"IF THE MAST WENT, the trip would have been over," says Zac Sunderland, whose 36-foot Islander, Intrepid, has been safely moored in Los Angeles since July 16, when he became the youngest person to complete a solo sail around the world. Over the course of his 13-month journey, the shaggy 17-year-old from Thousand Oaks, California, was tested in countless ways, but none more trying than when the line securing his mast broke. "I was awake for four days in the Indian Ocean," says Sunderland, "dealing with gale-force winds behind the boat, just surfing down massive waves, trying to get that thing under control." Sunderland and his repairs held out long enough to make it to a tiny port on Rodrigues Island, 300 miles east of Mauritius.
Despite the overwhelming difficulty and risk of a solo circumnavigation, Sunderland is only the first of four teenagers to attempt the feat this year. In August, Briton Mike Perham, who's four months younger than Sunderland, completed his ten-month turn aboard his 50-foot racing yacht, TotallyMoney.com. And in Australia, Jessica Watson, 16, was making final preparations for her September departure to "shatter" Perham's new age record with a more difficult nonstop version of the feat, in her 34-foot yacht, Pink Lady. But she won't hold the title long if 13-year-old Dutch sailor Laura Dekker makes her planned bid later this year. (In August, Holland's child-protection services took custody of Dekker for two months in order to block her planned September launch.)
Four teenage sailors tacking around the globe may not sound like that many. But according to the American Sailing Association (ASA), fewer than 250 people have solo-circumnavigated the world's oceans since Joshua Slocum, author of the classic adventure memoir Sailing Alone Around the World, became the first, in 1898. By comparison, more than 3,000 have reached the top of Mount Everest in only 56 years. Since Slocum's era, improvements in boat design, navigation, and technology have made the voyage easier and faster, but the oceans remain as vast and unpredictable as ever.
More dependable are the competing camps of critics and naysayers that have emerged to weigh in. As Sunderland arrived home to a packed press conference at Marina del Rey, and with Perham bearing down on his record, the sailing blogs erupted over which organizations have the authority to certify such records and whether Perham should receive an asterisk for rebreaking the record with a million-dollar racing yacht whose sails cost as much as Sunderland's $6,000 craft.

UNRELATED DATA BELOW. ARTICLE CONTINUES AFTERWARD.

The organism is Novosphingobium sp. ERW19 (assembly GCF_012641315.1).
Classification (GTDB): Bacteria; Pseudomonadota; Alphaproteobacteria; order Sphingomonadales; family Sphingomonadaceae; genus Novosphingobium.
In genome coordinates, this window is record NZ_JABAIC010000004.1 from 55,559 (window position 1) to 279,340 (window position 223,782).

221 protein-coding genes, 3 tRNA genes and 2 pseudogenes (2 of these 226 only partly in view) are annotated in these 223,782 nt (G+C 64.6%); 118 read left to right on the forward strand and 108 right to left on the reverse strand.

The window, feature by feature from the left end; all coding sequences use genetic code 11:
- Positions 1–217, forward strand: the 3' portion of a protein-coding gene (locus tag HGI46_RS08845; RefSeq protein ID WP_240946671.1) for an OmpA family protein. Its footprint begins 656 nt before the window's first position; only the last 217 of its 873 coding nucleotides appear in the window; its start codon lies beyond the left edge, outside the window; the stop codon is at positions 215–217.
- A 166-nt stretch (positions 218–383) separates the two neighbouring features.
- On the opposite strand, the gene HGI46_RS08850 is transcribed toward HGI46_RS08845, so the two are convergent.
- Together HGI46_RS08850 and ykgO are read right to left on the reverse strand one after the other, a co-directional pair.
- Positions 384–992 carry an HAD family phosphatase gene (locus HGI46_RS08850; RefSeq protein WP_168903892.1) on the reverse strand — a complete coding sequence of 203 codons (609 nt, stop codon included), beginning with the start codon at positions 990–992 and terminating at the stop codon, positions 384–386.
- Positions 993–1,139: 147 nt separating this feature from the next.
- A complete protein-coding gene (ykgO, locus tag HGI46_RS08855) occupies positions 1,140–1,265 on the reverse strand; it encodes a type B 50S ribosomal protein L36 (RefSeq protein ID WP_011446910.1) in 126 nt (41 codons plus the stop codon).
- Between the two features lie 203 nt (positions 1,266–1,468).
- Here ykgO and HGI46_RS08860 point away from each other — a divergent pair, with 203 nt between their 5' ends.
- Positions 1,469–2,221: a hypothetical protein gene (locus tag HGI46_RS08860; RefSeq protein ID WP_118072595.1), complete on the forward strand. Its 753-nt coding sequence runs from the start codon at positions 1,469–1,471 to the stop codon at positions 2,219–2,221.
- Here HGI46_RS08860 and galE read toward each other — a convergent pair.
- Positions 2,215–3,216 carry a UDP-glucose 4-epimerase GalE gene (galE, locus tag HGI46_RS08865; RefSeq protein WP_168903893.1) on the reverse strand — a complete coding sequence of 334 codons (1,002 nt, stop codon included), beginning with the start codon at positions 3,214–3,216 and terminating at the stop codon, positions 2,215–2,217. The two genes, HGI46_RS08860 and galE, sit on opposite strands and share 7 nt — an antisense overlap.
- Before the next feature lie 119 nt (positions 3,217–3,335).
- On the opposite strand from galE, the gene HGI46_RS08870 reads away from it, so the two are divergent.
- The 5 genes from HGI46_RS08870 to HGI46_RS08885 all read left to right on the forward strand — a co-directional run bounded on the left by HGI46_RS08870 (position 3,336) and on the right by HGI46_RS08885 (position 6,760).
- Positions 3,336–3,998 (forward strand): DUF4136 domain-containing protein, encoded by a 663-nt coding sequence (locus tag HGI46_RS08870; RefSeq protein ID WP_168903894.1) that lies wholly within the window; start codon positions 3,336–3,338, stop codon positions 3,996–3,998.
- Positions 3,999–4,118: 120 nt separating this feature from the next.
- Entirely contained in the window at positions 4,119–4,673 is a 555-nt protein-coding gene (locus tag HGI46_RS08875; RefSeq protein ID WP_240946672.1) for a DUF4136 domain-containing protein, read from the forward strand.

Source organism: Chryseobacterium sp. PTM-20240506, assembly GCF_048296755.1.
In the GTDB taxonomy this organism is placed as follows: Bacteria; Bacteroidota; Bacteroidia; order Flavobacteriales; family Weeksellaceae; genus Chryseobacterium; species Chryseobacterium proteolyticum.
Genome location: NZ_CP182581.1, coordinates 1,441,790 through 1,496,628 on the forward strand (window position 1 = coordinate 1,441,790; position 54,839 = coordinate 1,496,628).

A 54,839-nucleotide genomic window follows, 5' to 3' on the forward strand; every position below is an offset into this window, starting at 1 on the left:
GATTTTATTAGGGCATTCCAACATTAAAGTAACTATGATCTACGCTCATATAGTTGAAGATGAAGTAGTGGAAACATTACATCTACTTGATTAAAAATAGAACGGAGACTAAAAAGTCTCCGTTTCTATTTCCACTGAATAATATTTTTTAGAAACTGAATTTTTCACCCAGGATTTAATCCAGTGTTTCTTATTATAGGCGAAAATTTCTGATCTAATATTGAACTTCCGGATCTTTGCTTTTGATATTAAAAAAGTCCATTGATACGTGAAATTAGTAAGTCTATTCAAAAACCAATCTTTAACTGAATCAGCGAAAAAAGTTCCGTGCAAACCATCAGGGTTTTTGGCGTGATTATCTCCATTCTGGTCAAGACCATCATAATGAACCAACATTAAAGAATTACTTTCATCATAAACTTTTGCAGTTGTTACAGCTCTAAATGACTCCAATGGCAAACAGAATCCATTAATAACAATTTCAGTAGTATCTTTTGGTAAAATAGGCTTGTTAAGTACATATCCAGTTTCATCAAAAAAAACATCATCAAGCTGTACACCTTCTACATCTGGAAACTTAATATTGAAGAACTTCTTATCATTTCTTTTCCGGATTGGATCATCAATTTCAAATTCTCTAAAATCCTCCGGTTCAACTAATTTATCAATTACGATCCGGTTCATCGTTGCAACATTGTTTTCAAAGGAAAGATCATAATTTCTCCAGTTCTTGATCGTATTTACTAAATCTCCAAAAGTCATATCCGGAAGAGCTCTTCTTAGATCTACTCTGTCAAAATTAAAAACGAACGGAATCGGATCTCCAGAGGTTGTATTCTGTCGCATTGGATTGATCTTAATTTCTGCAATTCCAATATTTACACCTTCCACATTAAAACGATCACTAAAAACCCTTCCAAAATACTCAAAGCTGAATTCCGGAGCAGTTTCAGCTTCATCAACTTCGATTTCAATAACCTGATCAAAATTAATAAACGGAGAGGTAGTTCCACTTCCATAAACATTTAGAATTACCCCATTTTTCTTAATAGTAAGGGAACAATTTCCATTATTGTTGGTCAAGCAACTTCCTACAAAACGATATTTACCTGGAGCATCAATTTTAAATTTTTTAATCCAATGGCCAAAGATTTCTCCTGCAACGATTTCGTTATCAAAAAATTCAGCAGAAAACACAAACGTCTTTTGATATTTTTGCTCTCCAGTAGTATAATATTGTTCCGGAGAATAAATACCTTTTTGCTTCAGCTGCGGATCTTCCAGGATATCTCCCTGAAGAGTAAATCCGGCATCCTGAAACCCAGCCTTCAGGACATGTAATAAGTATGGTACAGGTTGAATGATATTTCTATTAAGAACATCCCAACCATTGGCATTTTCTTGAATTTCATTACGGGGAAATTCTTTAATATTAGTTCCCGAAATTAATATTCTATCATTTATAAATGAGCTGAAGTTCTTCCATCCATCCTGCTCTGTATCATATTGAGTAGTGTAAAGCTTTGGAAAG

After a July 16 YachtPals.com editorial, "Zac SunderlandNice Job, But No Sailing Record," which dismissed his circumnavigation for lack of a proper route, a commenter rushed to his defense: "So a relatively poor American boy sails around the world without the blessing of a bunch of snooty [...] yachtspeople. Good for him!" (Before acknowledging Perham's record, YachtPals asserted that the title still belonged to Australian Jesse Martin, for his 1999 voyage at age 18.)
Those in Perham's corner also blasted Sunderland for using his motor at times. In the end, the ASA registered Sunderland's record. Guinness World Records is planning to certify Perham's. And the World Sailing Speed Record Council, a body based in Britain, has disavowed the "youngest" category altogether. Curiously, the talk of whose record should stand overshadowed the debate over whether kids should be attempting these feats at allat least until Dekker's case made headlines.
For their part, the teen sailors have stayed above the fray. "I think it's great that people are going out there at our age and doing this kind of thing," said Perham, who met Sunderland in Cape Town, South Africa, as the two were headed in opposite directions.
On a sunny summer morning 18 days after Sunderland returned home, well-wishers were still stopping by his slip to marvel at the boat and boy who had been around the world. "I don't really care," Sunderland said of the critics. "I sailed around the world. I was the youngest to do it. Say what you want to say about that. Mike did the same thing."